Typically, two types of Burgers vectors are possible for glissile dislocations in Ti: b = [a] and b = [c+a], with the former gliding on the prismatic, basal, or first-order pyramidal planes. Previous studies have shown a large difference in CRSS between [a] slip and [c+a] slip, with the latter only being activated with close alignment of the c-axis and tensile direction. In this study, the dislocation behavior of Ti-1Al-4V-0.25Si-0.25Fe-0.15O (wt.%, Ti-407) was studied and compared with Ti-6Al-4V (wt.%). While Ti-64 was shown to deform by [c+a] dislocations in hard grains, Ti-407 exhibited [c+a] activity in both hard and soft grains. Initial CRSS measurements (micro-compression testing) show a similar trend in Ti-407 and Ti-64. FIB foils were extracted from said micropillars and studied further. It was determined that misfit dislocations at the alpha/beta interface were responsible for anomalous [c+a] activity in Ti-407, which were studied further via CTEM and HRSTEM. 

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Invited - Optimizing Composition and Microstructure in Compositionally Complex Alloys Possessing bcc and B2 Mixtures

Speaker: Hamish L. Fraser

Zachary Kloenne1; Brian Welk1; Kamalnath Kadirvel1; Gopal Viswanathan1; Jean-Philippe Cousinie1; Yunzhi Wang1; Hamish Fraser1;  1The Ohio State University

Room 254A

3:05 - 3:35 PM

In several compositionally complex alloys (CCA), a microstructure is exhibited that includes mixtures of a bcc phase and the ordered B2 compound, and which often resembles that of Ni-base superalloys. The present study has involved an assessment of whether these new alloys offer a promise for intermediate and high temperature applications. The research has involved three aspects. In the first, the transformation pathway responsible for the development of microstructures has been determined using a combination of phase field modeling and microstructural characterization. In the second, the nature of the B2 phase has been studied, involving a determination of the site occupancy in the sub-lattices of the B2 compound, using spatially-resolved energy dispersive spectroscopy (XEDS). In the third, the nature of the interfaces between the ordered and disordered phases has been fully characterized using aberration-corrected (S)TEM, and the nature of slip transmission through these interfaces has been studied.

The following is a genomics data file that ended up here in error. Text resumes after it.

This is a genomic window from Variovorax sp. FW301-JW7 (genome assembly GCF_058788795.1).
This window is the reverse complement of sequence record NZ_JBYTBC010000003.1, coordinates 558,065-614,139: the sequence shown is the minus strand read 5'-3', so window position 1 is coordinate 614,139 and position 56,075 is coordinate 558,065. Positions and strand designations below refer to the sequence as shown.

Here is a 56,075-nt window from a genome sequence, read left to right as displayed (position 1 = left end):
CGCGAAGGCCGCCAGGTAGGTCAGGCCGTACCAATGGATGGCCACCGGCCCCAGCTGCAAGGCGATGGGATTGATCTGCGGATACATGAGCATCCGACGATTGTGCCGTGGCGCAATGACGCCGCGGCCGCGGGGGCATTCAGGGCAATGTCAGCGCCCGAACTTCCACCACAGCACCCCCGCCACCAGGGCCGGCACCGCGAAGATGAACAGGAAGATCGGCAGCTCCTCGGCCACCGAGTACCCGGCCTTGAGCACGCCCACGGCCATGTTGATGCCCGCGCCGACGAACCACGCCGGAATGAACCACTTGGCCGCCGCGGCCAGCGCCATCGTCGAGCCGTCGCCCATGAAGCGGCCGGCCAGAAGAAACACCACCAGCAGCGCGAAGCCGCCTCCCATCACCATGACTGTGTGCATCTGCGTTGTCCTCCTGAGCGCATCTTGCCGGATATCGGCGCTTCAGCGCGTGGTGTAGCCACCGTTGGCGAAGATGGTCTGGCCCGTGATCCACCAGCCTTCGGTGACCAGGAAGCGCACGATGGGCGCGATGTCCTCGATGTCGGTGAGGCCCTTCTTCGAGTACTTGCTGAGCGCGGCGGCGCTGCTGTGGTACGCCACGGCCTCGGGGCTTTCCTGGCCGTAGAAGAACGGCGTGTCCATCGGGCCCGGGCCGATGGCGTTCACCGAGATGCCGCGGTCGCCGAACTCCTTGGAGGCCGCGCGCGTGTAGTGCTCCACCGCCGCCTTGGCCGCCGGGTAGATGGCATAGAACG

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Invited - Evolution of Microstructure and Deformation Substructure in Al1 Mo0.5 Nb1Ta0.5Ti1Zr1, a Refractory HEA Alloy with Disordered BCC Precipitates Embedded in a Continuous Ordered B2 Matrix

Speaker: Gopal Viswanathan 

Gopal Viswanathan1; Jean-Philippe Couzinie2; Zachary Kloenne1; Brian Welk1; Oleg Senkov3; Hamish Fraser1;  1The Ohio State University; 2The Ohio State University; Université Paris Est ICMPE; 3UES Inc.

Room 251C

9:30 - 10:00 AM

The introduction of refractory elements in the high-entropy concept has led to the design of complex alloys with body centered cubic (BCC) microstructure with the aim to develop new materials with enhanced mechanical properties at high temperature. In particular, the ordered B2 phase in the BCC matrix has been highly sought in the case of refractory compositions with the aim to mimic the g-g’ type microstructure obtained in Ni-based superalloys. In alloy Al1 Mo0.5 Nb1Ta0.5Ti1Zr1 in this study the microstructure is however inverted compared to Ni-based superalloys with a B2 matrix and BCC precipitates embedded in it. To this end, the current study will focus on describing first the concomitant formation of fine scale microstructure leading to BCC+B2 microstructures with strong analogy to Ni-based superalloys and second, the characterization of defects in the plastic zone beneath the nano-indentation at RT.

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Understanding the Effect of Solute Elements on the Evolution of Equiaxed and Columnar Grains in AM Processed Beta Titanium Alloys

Speaker: Mohan Sai Kiran Nartu

Mohan Sai Kiran Nartu1; Srinivas Aditya Mantri1; Brian Welk2; Narendra Dahotre1; Hamish Fraser2; Rajarshi Banerjee1;  1University of North Texas; 2Ohio State University

Room 261A

10:25 - 10:45 AM

Virtually, all additive manufacturing (AM) processes involving complete melting of metal powders/wires produce significantly textured columnar grains along build direction, which are deleterious for mechanical properties. Therefore, understanding growth and texture of these columnar grains becomes crucial for AM alloys. Significant research in the last decade has been focused on extending the concept of growth restriction factor (GRF) (a classical theory originally developed for conventional casting) to AM. However, there are some critical concerns regarding the applicability of GRF model to AM and there is a need to understand and validate this model.Current work analyzes the evolution of grain morphology and texture in few commercial as well as model metastable beta titanium alloys processed via AM. Results indicate that the GRF model fails to interpret the grain growth behavior in these alloys. Alternatively, an approach based on solidification range has been proposed for the first time to rationalize the observations.